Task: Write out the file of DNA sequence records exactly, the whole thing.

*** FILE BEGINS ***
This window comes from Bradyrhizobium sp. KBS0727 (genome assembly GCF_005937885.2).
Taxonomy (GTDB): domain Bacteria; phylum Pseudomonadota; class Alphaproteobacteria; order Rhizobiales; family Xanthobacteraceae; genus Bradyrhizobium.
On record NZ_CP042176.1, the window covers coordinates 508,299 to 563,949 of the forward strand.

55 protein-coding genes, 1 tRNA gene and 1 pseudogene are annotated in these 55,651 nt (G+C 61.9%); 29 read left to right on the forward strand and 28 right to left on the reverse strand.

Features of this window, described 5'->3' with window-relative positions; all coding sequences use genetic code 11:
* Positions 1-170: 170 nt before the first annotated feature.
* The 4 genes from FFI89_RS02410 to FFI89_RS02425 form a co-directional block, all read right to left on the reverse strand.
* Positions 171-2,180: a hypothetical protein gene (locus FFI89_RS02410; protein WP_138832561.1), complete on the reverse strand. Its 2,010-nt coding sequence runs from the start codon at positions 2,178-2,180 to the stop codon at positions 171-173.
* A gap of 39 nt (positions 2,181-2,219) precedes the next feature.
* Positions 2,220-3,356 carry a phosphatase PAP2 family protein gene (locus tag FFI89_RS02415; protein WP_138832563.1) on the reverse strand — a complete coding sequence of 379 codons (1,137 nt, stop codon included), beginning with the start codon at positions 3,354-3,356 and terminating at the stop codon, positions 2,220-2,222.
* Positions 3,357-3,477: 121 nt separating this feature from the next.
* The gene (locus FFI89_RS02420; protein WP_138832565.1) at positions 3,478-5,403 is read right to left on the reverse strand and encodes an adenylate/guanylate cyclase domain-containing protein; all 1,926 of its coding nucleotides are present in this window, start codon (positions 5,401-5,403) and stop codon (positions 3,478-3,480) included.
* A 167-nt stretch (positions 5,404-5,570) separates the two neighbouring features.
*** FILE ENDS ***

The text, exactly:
This window comes from Bradyrhizobium sp. KBS0727 (genome assembly GCF_005937885.2).
Taxonomy (GTDB): domain Bacteria; phylum Pseudomonadota; class Alphaproteobacteria; order Rhizobiales; family Xanthobacteraceae; genus Bradyrhizobium.
On record NZ_CP042176.1, the window covers coordinates 508,299 to 563,949 of the forward strand.

55 protein-coding genes, 1 tRNA gene and 1 pseudogene are annotated in these 55,651 nt (G+C 61.9%); 29 read left to right on the forward strand and 28 right to left on the reverse strand.

Features of this window, described 5'->3' with window-relative positions; all coding sequences use genetic code 11:
* Positions 1-170: 170 nt before the first annotated feature.
* The 4 genes from FFI89_RS02410 to FFI89_RS02425 form a co-directional block, all read right to left on the reverse strand.
* Positions 171-2,180: a hypothetical protein gene (locus FFI89_RS02410; protein WP_138832561.1), complete on the reverse strand. Its 2,010-nt coding sequence runs from the start codon at positions 2,178-2,180 to the stop codon at positions 171-173.
* A gap of 39 nt (positions 2,181-2,219) precedes the next feature.
* Positions 2,220-3,356 carry a phosphatase PAP2 family protein gene (locus tag FFI89_RS02415; protein WP_138832563.1) on the reverse strand — a complete coding sequence of 379 codons (1,137 nt, stop codon included), beginning with the start codon at positions 3,354-3,356 and terminating at the stop codon, positions 2,220-2,222.
* Positions 3,357-3,477: 121 nt separating this feature from the next.
* The gene (locus FFI89_RS02420; protein WP_138832565.1) at positions 3,478-5,403 is read right to left on the reverse strand and encodes an adenylate/guanylate cyclase domain-containing protein; all 1,926 of its coding nucleotides are present in this window, start codon (positions 5,401-5,403) and stop codon (positions 3,478-3,480) included.
* A 167-nt stretch (positions 5,404-5,570) separates the two neighbouring features.